We need somebody, not just for the gay and lesbian teens but just for people in general, at this school. We need somebody from out of town to take a look and to help make a stand. People are afraid.
This brave mother gave me permission to share her story. I withhold her name to protect her privacy and her family's safety. Her son is not gay, but she believes the systemic culture of fear and intimidation perpetuated by the Monroe County School District must be confronted to provide a safe environment for the children who attend its schools. While addressing the safety of her own son, she learned from another parent that the administration of Sequoyah High School is not addressing specifically anti-gay bullying.
The Secretary of the U.S. Department of Education has said that
Gay-straight alliances (GSAs) and similar student-initiated groups addressing LGBT issues can play an important role in promoting safer schools and creating more welcoming learning environments. 
Organizations like GLSEN (Gay, Lesbian and Straight Education Network) offer tested resources for creating safe environments for all students in schools regardless of sexual orientation or gender identity. We've shared these resources with the group of students and parents seeking to form a GSA at their school. I called and emailed the Monroe County School District Director Mike Lowry earlier this week to offer TEP's assistance in identifying ways to promote a safe environment for all students at Sequoyah High School. Director Lowry has not called back.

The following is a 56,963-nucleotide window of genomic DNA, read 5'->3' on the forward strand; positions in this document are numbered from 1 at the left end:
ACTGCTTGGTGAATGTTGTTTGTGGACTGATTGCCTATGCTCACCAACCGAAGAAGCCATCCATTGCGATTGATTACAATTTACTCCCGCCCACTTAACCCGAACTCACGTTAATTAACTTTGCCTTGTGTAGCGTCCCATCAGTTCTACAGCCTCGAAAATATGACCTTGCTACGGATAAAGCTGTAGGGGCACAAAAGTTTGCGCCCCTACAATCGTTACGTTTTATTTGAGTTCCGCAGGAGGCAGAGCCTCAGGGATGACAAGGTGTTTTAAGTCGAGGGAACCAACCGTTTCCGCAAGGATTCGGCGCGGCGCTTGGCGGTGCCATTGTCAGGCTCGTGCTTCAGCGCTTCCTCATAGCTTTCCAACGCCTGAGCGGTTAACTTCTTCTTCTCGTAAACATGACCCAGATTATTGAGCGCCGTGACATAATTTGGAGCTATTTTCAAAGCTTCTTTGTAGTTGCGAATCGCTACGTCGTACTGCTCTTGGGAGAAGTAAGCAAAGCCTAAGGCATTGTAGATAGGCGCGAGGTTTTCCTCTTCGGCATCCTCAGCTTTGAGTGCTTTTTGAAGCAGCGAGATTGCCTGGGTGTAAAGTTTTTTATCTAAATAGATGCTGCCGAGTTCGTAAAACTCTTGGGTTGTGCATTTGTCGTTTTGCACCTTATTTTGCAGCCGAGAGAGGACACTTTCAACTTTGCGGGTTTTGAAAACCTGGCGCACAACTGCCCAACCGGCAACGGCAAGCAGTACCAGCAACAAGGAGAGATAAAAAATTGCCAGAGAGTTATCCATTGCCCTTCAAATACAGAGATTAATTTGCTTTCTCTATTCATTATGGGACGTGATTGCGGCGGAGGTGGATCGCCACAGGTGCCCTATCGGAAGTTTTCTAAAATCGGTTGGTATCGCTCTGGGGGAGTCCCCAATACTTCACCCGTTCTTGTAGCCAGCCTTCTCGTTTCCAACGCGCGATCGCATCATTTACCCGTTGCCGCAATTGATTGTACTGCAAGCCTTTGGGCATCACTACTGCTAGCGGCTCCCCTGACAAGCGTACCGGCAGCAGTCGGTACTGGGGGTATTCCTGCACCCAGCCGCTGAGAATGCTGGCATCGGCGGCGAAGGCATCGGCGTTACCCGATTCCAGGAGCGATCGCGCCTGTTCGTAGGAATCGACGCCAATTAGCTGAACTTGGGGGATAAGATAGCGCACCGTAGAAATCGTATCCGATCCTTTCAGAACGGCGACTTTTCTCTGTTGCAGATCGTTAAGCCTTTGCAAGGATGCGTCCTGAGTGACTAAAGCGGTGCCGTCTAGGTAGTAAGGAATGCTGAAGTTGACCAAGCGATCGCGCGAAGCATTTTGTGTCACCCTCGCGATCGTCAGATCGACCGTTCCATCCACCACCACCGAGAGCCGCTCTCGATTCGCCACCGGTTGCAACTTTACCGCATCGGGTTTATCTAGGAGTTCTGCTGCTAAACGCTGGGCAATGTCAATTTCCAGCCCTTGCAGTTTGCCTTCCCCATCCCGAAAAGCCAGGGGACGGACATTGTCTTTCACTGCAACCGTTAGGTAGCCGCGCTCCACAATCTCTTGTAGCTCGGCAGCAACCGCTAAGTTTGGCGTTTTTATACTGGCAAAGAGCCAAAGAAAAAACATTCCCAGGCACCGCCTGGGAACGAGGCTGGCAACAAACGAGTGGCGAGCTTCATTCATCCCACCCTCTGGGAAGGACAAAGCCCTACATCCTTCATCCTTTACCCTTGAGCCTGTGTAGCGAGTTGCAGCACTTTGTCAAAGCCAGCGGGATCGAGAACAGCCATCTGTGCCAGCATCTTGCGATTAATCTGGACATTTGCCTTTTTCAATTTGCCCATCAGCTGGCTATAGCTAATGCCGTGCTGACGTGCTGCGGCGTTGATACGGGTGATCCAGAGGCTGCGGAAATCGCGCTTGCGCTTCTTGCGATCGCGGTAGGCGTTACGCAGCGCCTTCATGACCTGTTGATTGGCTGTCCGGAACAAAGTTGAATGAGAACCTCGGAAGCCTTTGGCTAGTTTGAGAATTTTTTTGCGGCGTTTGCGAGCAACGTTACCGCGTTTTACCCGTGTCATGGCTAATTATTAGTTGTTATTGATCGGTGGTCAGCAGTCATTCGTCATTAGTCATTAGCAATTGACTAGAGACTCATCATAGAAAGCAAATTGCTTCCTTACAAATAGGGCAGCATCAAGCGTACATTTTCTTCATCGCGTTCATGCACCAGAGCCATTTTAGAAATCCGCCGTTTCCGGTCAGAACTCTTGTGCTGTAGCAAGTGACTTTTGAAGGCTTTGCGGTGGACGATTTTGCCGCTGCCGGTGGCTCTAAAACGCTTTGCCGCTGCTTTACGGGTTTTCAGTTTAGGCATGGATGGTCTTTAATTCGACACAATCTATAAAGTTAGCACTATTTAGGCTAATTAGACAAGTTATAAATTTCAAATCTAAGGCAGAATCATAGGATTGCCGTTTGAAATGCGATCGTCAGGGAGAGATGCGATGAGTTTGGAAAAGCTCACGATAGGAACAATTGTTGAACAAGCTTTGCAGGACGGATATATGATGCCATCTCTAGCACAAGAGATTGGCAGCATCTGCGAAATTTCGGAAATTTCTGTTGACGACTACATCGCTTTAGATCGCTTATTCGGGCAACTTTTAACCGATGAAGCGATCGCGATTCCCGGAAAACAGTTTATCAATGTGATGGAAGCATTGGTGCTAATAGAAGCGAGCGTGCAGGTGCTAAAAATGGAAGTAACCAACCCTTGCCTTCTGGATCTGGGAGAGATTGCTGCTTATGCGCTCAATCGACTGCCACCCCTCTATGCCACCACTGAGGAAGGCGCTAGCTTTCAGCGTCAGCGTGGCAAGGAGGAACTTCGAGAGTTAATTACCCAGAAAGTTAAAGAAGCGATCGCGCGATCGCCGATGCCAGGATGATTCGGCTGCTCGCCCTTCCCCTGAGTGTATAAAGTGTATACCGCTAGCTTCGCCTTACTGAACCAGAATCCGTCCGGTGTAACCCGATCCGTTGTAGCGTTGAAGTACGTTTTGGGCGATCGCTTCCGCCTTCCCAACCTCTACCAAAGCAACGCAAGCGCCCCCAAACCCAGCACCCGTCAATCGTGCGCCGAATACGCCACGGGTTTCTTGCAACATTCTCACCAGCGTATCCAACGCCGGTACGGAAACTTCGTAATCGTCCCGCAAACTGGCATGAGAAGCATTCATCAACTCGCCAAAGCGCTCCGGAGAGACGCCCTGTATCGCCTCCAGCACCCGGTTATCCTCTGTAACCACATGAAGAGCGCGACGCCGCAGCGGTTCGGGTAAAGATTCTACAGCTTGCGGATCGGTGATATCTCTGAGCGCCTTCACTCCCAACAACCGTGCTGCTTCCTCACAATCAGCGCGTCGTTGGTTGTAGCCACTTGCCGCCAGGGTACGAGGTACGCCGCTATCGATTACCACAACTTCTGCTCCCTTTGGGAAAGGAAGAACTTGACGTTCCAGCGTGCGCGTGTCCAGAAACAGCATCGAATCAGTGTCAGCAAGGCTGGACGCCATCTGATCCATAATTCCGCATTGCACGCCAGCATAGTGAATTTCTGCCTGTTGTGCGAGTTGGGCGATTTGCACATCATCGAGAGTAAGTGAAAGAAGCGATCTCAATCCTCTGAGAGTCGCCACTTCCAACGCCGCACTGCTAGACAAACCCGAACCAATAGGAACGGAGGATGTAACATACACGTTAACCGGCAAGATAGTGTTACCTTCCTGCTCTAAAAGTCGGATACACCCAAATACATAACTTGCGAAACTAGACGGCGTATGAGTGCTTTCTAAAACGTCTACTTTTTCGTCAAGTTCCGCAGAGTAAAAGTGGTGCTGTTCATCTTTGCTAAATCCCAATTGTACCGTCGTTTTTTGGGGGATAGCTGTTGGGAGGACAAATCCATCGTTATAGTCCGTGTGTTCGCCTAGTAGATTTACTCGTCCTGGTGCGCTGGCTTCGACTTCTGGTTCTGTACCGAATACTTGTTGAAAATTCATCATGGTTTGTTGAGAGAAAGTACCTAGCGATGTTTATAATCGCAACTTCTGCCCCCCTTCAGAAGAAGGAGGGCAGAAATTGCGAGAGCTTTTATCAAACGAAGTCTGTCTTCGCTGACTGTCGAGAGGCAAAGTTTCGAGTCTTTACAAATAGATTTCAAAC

It's time for Sequoyah High School to confront the unsafe environment that its principal and school district director appear intent on covering up. Management through inaction is not management at all - especially at the expense of children. 

2 comments:

Callie Wise said...

As an employee of the state that works closely with the K-12 group, I think the superintendent, school board, and particularly, the high school principal need to be talked to about how their behavior and the allowance of harassing behavior on their campuses is directly undermining the state's call (and the fed call with Race to the Top funds coming to TN, specifically) to increasing graduation rates. This parent only gave one example of a young person feeling so threatened that he couldn't finish school. I can't tell you how many young LGBT kids I see in classrooms sitting by themselves, cowering in corners, praying they aren't noticed just trying to survive from day-to-day. SOMETHING MUST BE DONE!!!!

Michael Leslie said...

Please sign this petition to allow the students to form a Gay-Straight Alliance at Sequoyah High School. You can make the petition even more powerful by adding your thoughtful and persuasive comments for the county school officials. Remember, our goal is to get people to open their hearts and minds! After signing, please invite your friends to sign as well.

http://www.change.org/petitions/tell-monroe-county-school-officials-to-allow-sequoyah-high-school-students-to-form-a-gsa